Yellen Sets Six-Month Timeline for IRS Plan to Target Tax Cheats
Treasury secretary asks IRS for details on how it will deploy an influx of $80 billion in enforcement funding.
Aug. 18, 2022
By Laura Davison, Bloomberg News (TNS)
Treasury Secretary Janet Yellen set a six-month timeframe for the Internal Revenue Service to compile a plan detailing how it will deploy an influx of $80 billion in enforcement funding over the next decade.
“The work will require an all-hands-on-deck approach from the dedicated employees of the IRS,” Yellen wrote in a memo Wednesday to IRS Commissioner Charles Rettig, a day after President Joe Biden signed legislation including the new funding.
The strategic plan will provide a roadmap for what has been the largest dedicated funding stream provided to the IRS in decades. The details could also help insulate the agency from political criticism. Republicans, many whom opposed giving the IRS the extra money, have said it’s using the funding to hire an additional 87,000 auditors to target middle-class households.
In her memo, Yellen pointed to broader objectives, saying the plan “will require the agency to modernize,” by overhauling an information-technology system “that is decades out of date.” The agency will need to clear a backlog of tax returns and boost services for taxpayers, along with “training employees so they can identify the most complex evasion schemes by those at the top,” she said.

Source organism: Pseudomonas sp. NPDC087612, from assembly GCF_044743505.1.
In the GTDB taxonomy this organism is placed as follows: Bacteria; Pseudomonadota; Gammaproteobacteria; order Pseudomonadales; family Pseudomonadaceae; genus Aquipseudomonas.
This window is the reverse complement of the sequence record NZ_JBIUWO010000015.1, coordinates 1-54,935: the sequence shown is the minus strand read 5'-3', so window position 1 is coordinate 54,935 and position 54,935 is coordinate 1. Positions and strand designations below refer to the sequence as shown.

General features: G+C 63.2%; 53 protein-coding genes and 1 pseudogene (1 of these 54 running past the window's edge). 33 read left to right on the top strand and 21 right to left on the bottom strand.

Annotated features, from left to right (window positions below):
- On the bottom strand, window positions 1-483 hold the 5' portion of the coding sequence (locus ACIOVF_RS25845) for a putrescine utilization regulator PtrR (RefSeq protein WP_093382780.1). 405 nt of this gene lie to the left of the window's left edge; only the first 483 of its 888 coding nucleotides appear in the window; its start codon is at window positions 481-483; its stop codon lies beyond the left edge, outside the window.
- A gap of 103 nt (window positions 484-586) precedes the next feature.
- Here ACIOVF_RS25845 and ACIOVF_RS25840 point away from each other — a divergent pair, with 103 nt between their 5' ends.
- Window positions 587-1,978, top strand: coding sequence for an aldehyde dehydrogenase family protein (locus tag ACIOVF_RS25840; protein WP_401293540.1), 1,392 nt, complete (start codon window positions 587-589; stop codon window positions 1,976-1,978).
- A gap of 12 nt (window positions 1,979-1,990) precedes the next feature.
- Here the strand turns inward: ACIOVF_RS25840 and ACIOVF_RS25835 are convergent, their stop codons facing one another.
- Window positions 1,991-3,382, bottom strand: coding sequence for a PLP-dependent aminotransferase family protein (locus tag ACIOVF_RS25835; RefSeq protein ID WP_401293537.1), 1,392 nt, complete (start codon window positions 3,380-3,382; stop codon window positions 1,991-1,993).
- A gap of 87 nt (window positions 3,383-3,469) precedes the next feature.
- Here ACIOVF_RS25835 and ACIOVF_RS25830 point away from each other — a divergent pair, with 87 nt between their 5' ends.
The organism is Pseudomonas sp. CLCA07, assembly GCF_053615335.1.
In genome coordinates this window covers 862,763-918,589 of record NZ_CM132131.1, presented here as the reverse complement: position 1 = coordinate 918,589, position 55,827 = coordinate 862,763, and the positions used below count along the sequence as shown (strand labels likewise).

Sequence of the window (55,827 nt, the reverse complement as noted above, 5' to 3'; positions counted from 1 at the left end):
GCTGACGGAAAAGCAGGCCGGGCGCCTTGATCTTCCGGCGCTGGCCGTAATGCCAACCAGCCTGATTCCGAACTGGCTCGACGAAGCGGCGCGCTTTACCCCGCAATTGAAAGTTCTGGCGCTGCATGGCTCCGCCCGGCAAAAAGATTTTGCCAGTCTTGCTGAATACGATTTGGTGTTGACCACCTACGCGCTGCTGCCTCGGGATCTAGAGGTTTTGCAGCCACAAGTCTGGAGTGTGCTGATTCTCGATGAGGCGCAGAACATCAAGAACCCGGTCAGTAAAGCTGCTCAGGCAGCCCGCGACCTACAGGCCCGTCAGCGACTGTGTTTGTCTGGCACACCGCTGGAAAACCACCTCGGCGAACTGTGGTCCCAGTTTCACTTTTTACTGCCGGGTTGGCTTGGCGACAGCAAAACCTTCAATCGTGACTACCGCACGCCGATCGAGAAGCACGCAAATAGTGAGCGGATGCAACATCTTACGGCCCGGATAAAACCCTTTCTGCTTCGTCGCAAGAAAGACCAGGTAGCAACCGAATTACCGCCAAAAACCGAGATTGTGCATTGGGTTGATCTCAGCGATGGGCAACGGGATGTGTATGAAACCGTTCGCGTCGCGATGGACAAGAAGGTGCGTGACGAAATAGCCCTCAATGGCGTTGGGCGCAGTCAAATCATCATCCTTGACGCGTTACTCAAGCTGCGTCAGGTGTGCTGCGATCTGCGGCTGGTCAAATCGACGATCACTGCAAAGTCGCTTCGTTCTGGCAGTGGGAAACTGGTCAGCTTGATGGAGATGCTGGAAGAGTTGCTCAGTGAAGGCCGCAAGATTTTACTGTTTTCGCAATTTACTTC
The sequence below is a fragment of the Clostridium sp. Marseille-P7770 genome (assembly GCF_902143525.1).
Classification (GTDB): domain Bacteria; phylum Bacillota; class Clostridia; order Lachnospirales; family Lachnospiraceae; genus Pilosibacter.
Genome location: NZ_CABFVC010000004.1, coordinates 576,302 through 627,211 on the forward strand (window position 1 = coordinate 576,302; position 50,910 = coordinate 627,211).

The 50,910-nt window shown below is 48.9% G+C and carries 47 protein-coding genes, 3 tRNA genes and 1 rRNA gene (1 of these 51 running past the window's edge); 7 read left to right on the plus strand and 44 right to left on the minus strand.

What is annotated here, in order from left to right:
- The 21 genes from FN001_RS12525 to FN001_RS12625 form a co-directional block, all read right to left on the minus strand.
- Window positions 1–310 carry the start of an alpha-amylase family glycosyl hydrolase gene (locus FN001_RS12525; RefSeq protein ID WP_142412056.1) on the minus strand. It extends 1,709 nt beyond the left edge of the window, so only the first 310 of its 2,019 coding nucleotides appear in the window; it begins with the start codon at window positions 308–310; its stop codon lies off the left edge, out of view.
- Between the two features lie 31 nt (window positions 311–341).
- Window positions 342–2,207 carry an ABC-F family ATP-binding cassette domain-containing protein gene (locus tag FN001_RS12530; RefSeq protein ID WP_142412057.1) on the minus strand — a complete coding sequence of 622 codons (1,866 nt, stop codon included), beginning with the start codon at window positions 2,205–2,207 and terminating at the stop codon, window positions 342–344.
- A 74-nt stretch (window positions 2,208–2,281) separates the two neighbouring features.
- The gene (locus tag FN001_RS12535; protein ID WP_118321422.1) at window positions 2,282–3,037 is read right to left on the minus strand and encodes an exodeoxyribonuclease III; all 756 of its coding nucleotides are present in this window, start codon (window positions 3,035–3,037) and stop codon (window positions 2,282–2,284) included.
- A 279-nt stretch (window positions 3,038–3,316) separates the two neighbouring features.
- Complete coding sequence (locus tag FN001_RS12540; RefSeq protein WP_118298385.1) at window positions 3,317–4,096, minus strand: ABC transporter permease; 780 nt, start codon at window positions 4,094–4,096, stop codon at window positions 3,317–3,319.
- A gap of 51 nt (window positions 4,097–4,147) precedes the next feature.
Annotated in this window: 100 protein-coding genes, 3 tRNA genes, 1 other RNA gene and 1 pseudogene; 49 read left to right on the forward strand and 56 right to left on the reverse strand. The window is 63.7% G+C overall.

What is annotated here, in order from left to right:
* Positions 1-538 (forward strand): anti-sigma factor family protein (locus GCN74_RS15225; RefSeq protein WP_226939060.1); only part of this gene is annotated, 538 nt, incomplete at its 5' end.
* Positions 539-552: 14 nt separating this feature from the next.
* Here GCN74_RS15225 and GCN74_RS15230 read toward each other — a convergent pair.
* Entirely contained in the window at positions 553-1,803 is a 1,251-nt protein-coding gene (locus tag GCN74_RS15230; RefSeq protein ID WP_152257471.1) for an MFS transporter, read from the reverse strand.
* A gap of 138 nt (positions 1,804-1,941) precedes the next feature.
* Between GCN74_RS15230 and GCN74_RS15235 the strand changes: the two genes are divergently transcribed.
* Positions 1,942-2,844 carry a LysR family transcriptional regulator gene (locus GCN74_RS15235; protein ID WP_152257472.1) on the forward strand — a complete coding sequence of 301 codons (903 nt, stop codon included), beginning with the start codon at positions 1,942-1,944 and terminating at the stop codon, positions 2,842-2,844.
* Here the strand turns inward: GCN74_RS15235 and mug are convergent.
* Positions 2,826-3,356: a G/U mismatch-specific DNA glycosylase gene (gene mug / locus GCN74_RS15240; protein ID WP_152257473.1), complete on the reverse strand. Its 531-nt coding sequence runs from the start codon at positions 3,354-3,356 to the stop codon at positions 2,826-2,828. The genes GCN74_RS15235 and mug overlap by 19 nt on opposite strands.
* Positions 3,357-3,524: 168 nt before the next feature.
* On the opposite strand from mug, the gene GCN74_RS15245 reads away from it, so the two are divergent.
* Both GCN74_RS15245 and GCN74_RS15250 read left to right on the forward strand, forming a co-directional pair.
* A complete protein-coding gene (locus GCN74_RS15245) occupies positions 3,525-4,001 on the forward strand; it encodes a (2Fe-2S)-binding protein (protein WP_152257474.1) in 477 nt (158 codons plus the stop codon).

The Treasury chief also said the IRS needs to develop plans to replace 50,000 workers that are expected to retire in the next five years. That amounts to a significant chunk of the roughly 80,000 employees currently at the IRS.
Yellen said in the memo that none of the money will be used to increase enforcement activity tied to those earning less than $400,000 annually, and instead will be focused on evasion by high-earners.
The next several months are likely to be a period of transition for the IRS. Rettig, who was nominated by former President Donald Trump, faces the expiration of his term in November, and the Biden administration has not yet announced a replacement. The commissioner post requires Senate confirmation, so it’s likely the agency will be led by an acting chief for at least a few months until a new commissioner can be approved.
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